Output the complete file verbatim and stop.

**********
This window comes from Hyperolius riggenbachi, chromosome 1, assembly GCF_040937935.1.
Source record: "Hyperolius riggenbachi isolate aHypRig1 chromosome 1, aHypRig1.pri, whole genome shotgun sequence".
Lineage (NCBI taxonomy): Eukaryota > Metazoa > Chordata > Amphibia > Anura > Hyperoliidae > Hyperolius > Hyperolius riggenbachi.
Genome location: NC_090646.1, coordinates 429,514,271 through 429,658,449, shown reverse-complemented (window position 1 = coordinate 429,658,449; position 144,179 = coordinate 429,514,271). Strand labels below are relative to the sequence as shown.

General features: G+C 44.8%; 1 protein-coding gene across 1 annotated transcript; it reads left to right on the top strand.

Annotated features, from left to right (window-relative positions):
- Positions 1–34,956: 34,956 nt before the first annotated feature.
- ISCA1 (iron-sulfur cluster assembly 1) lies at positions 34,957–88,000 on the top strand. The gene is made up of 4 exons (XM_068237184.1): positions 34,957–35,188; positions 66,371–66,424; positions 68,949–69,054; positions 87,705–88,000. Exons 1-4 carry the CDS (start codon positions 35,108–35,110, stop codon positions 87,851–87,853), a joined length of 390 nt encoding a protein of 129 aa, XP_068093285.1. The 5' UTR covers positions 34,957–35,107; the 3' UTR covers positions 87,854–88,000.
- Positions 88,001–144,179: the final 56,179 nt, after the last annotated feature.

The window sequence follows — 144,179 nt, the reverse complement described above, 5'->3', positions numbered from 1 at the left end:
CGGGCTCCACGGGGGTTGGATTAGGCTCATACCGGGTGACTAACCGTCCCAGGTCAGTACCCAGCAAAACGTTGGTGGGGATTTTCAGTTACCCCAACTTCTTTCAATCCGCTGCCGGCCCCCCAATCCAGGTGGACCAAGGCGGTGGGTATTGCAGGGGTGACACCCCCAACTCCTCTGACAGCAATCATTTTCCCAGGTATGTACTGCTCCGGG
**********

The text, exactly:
This window comes from Hyperolius riggenbachi, chromosome 1, assembly GCF_040937935.1.
Source record: "Hyperolius riggenbachi isolate aHypRig1 chromosome 1, aHypRig1.pri, whole genome shotgun sequence".
Lineage (NCBI taxonomy): Eukaryota > Metazoa > Chordata > Amphibia > Anura > Hyperoliidae > Hyperolius > Hyperolius riggenbachi.
Genome location: NC_090646.1, coordinates 429,514,271 through 429,658,449, shown reverse-complemented (window position 1 = coordinate 429,658,449; position 144,179 = coordinate 429,514,271). Strand labels below are relative to the sequence as shown.

General features: G+C 44.8%; 1 protein-coding gene across 1 annotated transcript; it reads left to right on the top strand.

Annotated features, from left to right (window-relative positions):
- Positions 1–34,956: 34,956 nt before the first annotated feature.
- ISCA1 (iron-sulfur cluster assembly 1) lies at positions 34,957–88,000 on the top strand. The gene is made up of 4 exons (XM_068237184.1): positions 34,957–35,188; positions 66,371–66,424; positions 68,949–69,054; positions 87,705–88,000. Exons 1-4 carry the CDS (start codon positions 35,108–35,110, stop codon positions 87,851–87,853), a joined length of 390 nt encoding a protein of 129 aa, XP_068093285.1. The 5' UTR covers positions 34,957–35,107; the 3' UTR covers positions 87,854–88,000.
- Positions 88,001–144,179: the final 56,179 nt, after the last annotated feature.

The window sequence follows — 144,179 nt, the reverse complement described above, 5'->3', positions numbered from 1 at the left end:
CGGGCTCCACGGGGGTTGGATTAGGCTCATACCGGGTGACTAACCGTCCCAGGTCAGTACCCAGCAAAACGTTGGTGGGGATTTTCAGTTACCCCAACTTCTTTCAATCCGCTGCCGGCCCCCCAATCCAGGTGGACCAAGGCGGTGGGTATTGCAGGGGTGACACCCCCAACTCCTCTGACAGCAATCATTTTCCCAGGTATGTACTGCTCCGGG